|...in the bottom drawer|
|I knew I'd lose it so I put it in a safe place, and now I can't remember where it is.|
|currently stashed in: Cheshire Street, London|
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November 16, 2004 || 3:11 am
I still struggle, either here or in my letters and emails to friends, to really describe what the Black Belt of Alabama is like. I think that the longer I am here the more mundane and ordinary I make it sound, when in fact it is so strange, wonderful and worrying in equal measure. I suppose I have got used to G.B's Mercantile Store selling Stage Planks and Fig Newtons and bacon cut to order, and the battered trucks pulled up outside it; the fact that my 'studio' is an old barn clad in rusting steel which is freezing in winter and boiling in summer, and leaks when it rains; that my 'home' is a car repair garage, a huge, naked, abandoned space; that the 'downtown' of Greensboro contains no inhabitants other than the Rural Studio students who live in palatial lofts above shuttered stores; that the local nightlife consists either of the black bar or the white bar, and at the former I do feel uncomfortable; that most people live in second-hand mobile homes and work at the catfish plant for $6 an hour or claim disability benefit because it is the only social security available. That the better-off white families make-believe that this is 'normal', mowing their front lawns on a Saturday. That I can't buy a national newspaper unless I drive an hour, but everyone has CNN. Fertile fields lie empty, used only for hay, and rectilinear catfish ponds stretch out as far as you can see along certain roads, reflecting a blue sky and endless egrets and herons. The county clerk at the courthouse is called Gay Nell Tinker.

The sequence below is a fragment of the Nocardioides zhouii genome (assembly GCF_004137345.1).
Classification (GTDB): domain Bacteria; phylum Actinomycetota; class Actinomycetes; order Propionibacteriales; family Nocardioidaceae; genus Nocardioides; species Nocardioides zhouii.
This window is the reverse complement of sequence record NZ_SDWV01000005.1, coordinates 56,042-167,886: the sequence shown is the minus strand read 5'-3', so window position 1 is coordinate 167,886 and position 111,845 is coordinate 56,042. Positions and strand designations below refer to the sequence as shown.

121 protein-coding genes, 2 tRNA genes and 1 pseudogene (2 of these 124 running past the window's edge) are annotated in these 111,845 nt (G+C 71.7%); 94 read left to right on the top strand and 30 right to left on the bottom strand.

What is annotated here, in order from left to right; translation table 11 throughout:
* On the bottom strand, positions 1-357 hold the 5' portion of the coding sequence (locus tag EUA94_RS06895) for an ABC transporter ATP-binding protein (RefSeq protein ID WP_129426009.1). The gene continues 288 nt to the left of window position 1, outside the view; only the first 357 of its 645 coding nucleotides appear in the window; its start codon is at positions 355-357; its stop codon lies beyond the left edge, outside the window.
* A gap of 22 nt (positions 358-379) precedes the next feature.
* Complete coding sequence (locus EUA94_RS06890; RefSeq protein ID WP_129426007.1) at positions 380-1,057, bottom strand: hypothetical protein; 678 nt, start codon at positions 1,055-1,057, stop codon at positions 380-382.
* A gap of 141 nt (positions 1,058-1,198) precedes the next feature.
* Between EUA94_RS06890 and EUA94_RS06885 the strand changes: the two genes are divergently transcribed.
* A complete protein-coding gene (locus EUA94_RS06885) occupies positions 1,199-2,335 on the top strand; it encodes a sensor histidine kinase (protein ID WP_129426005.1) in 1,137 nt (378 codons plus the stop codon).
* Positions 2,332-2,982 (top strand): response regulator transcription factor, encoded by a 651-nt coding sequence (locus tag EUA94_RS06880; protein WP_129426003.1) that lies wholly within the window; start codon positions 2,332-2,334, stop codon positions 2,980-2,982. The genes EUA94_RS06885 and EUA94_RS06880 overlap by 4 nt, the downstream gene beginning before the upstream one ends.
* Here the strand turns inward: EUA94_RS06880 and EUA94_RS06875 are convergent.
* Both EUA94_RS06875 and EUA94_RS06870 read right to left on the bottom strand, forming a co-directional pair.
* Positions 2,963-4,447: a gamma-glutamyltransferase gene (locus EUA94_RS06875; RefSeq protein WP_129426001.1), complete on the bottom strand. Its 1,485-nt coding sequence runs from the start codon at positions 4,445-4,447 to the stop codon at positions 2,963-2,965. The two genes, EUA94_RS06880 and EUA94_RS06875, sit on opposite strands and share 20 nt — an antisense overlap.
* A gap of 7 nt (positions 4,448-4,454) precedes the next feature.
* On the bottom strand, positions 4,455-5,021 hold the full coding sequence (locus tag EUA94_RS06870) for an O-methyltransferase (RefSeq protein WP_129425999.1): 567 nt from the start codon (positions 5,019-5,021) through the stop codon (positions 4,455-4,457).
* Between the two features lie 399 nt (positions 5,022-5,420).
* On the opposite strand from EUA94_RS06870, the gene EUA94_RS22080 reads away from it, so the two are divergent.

I don't know how to describe it, but it seems very far, yet very like what America is meant to be.
Up here we have chicken houses.
|I'm an urban designer and regeneration consultant with my own practice. At other times I like playing the fiddle, eating and writing.|
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